Is Comcast Corporation’s (NASDAQ: CMCS.A) 15% ROE strong relative to its industry?

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While some investors are already familiar with financial metrics (hat trick), this article is for those who want to learn more about return on equity (ROE) and why it matters. Learning by doing, we’ll look at ROE to better understand Comcast Corporation (NASDAQ: CMCS.A).

ROE or return on equity is a useful tool for evaluating how effectively a company can generate returns on the investment it has received from its shareholders. In simpler terms, it measures a company’s profitability relative to equity.

Check out our latest analysis for Comcast

How to calculate return on equity?

Return on equity can be calculated using the formula:

Return on equity = Net income (from continuing operations) ÷ Equity

So, based on the formula above, the ROE for Comcast is:

15% = US$14 billion ÷ US$93 billion (based on trailing 12 months to June 2022).

“Yield” refers to a company’s earnings over the past year. Another way to think about this is that for every dollar of equity, the company was able to make a profit of $0.15.

Does Comcast have a good return on equity?

A simple way to determine if a company has a good return on equity is to compare it to the average for its industry. It is important to note that this measure is far from perfect, as companies differ significantly within the same industry classification. You can see in the chart below that Comcast has an ROE pretty close to the media industry average (14%).

NasdaqGS:CMCS.A Return on Equity August 16, 2022

It’s not surprising, but it’s respectable. Although the ROE is similar to that of the industry, we still need to perform further checks to see if the company’s ROE is being boosted by high debt levels. If a company takes on too much debt, it runs a higher risk of defaulting on interest payments. You can see the 2 risks we have identified for Comcast by visiting our risk dashboard for free on our platform here.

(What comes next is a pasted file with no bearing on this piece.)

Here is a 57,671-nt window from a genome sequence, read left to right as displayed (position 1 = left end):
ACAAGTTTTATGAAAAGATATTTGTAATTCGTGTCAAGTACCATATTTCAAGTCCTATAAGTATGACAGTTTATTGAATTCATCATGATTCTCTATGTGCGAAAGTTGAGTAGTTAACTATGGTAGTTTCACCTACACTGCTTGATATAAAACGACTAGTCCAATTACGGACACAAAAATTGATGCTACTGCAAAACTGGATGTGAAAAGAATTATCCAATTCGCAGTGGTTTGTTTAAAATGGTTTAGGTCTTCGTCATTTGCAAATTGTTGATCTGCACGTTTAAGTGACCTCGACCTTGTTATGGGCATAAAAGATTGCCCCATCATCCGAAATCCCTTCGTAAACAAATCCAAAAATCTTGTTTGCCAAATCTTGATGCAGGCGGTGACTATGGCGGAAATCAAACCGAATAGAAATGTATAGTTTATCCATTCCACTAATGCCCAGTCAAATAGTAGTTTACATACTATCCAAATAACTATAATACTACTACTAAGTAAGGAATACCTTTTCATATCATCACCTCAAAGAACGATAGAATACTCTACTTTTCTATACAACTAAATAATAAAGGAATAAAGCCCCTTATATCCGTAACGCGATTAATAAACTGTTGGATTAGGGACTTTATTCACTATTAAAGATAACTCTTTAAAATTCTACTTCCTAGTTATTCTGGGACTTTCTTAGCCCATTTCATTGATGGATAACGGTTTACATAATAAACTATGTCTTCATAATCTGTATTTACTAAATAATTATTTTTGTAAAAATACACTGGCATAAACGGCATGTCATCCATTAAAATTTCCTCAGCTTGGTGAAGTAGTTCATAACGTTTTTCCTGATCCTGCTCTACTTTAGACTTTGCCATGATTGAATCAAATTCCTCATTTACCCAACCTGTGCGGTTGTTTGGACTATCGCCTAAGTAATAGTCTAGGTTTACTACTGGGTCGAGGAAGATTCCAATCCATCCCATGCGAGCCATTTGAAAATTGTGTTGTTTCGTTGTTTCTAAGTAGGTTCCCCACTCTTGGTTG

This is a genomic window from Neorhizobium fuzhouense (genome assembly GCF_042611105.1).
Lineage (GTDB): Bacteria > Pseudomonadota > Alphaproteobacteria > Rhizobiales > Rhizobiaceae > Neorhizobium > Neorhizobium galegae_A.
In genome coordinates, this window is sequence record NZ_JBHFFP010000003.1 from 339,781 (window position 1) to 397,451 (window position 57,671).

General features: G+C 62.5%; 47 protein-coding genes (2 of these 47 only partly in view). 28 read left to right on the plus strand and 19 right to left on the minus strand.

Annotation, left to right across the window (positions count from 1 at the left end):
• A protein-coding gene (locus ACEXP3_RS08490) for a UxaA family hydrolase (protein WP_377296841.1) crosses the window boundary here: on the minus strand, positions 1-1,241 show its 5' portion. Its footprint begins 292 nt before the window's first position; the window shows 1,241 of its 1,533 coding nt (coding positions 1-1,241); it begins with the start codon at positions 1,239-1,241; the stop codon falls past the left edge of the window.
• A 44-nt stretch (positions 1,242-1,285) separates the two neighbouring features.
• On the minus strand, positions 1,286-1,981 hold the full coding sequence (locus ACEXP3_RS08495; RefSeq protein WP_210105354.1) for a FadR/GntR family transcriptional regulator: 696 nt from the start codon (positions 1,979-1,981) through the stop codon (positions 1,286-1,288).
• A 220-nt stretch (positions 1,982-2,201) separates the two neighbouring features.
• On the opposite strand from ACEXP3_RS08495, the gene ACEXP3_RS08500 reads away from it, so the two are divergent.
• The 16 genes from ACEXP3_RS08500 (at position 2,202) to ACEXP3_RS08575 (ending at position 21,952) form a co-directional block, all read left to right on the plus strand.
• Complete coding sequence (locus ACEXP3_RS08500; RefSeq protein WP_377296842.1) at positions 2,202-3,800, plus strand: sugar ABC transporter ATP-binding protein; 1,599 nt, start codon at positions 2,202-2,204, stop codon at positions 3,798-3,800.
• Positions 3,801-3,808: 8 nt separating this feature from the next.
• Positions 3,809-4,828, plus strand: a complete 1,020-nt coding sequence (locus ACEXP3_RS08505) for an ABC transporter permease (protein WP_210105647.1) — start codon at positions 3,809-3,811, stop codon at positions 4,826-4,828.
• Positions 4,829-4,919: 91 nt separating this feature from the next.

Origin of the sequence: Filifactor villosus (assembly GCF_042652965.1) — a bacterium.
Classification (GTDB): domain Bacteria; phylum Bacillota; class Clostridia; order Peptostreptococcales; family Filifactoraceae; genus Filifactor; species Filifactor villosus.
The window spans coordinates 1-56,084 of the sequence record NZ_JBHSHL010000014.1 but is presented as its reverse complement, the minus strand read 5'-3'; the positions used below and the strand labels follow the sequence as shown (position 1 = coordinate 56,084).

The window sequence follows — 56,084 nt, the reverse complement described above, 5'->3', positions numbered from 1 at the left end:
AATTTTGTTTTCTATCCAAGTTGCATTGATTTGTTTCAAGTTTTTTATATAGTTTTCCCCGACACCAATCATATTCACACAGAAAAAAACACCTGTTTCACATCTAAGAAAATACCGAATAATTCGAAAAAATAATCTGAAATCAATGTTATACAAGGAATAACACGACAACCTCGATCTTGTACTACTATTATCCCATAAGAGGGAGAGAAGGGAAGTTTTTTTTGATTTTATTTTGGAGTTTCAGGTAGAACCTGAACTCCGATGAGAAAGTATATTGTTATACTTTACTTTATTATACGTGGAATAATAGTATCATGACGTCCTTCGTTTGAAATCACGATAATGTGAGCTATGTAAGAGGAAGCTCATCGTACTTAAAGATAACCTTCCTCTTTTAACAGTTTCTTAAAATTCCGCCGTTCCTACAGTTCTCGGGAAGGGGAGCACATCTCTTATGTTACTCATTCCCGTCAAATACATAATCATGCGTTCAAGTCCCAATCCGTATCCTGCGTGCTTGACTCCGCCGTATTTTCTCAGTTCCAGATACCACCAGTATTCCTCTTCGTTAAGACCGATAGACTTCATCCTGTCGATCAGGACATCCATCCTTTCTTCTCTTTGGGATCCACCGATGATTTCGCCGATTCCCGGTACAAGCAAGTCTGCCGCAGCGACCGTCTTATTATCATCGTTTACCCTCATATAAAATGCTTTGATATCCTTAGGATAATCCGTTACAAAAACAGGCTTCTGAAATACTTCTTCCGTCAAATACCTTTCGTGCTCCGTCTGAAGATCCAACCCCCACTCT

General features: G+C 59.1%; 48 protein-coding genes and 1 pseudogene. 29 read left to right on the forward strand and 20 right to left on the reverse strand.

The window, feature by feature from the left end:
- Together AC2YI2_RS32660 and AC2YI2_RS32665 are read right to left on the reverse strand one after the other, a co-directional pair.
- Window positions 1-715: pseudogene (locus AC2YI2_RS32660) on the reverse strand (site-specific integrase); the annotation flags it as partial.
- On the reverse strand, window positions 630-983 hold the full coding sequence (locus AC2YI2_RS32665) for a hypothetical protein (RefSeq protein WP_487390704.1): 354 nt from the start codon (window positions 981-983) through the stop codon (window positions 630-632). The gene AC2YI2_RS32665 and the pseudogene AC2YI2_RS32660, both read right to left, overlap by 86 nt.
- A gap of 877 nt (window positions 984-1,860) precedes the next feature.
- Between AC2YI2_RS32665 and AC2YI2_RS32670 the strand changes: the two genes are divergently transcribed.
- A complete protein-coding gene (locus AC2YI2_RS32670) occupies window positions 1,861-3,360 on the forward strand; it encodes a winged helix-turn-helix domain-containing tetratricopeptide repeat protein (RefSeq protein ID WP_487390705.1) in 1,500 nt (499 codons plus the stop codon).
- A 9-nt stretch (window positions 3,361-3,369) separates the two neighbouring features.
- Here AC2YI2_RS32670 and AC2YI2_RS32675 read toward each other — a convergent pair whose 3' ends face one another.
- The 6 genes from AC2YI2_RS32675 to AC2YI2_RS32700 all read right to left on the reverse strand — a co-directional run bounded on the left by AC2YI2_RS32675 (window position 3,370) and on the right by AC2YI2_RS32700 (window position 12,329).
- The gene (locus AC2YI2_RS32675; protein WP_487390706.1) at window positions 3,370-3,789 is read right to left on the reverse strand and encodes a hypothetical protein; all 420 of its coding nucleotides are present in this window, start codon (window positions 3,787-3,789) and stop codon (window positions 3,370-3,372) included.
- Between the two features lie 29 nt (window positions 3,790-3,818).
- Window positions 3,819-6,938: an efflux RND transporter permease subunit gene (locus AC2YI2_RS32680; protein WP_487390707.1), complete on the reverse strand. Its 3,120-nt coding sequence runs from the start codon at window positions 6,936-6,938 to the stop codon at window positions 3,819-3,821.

Why You Should Consider Debt When Looking at ROE

Companies generally need to invest money to increase their profits. This money can come from retained earnings, issuing new stock (shares), or debt. In the case of the first and second options, the ROE will reflect this use of cash, for growth. In the latter case, the debt necessary for growth will boost returns, but will not impact equity. So using debt can improve ROE, but with the added risk of stormy weather, metaphorically speaking.

Comcast’s debt and its 15% ROE

Comcast is clearly using a high amount of debt to boost returns, as its debt-to-equity ratio is 1.06. There’s no doubt that its ROE is decent, but the company’s sky-high debt isn’t too exciting to see. Investors need to think carefully about how a company would perform if it weren’t able to borrow so easily, as credit markets change over time.

Summary

Return on equity is useful for comparing the quality of different companies. A company that can earn a high return on equity without going into debt could be considered a high quality company. All things being equal, a higher ROE is better.

But when a company is of high quality, the market often gives it a price that reflects that. It is important to consider other factors, such as future earnings growth and the amount of investment needed in the future. You might want to take a look at this data-rich interactive chart of the company’s forecast.

But note: Comcast may not be the best stock to buy. So take a look at this free list of interesting companies with high ROE and low debt.

This Simply Wall St article is general in nature. We provide commentary based on historical data and analyst forecasts only using unbiased methodology and our articles are not intended to be financial advice. It is not a recommendation to buy or sell stocks and does not take into account your objectives or financial situation. Our goal is to bring you targeted long-term analysis based on fundamental data. Note that our analysis may not take into account the latest announcements from price-sensitive companies or qualitative materials. Simply Wall St has no position in the stocks mentioned.

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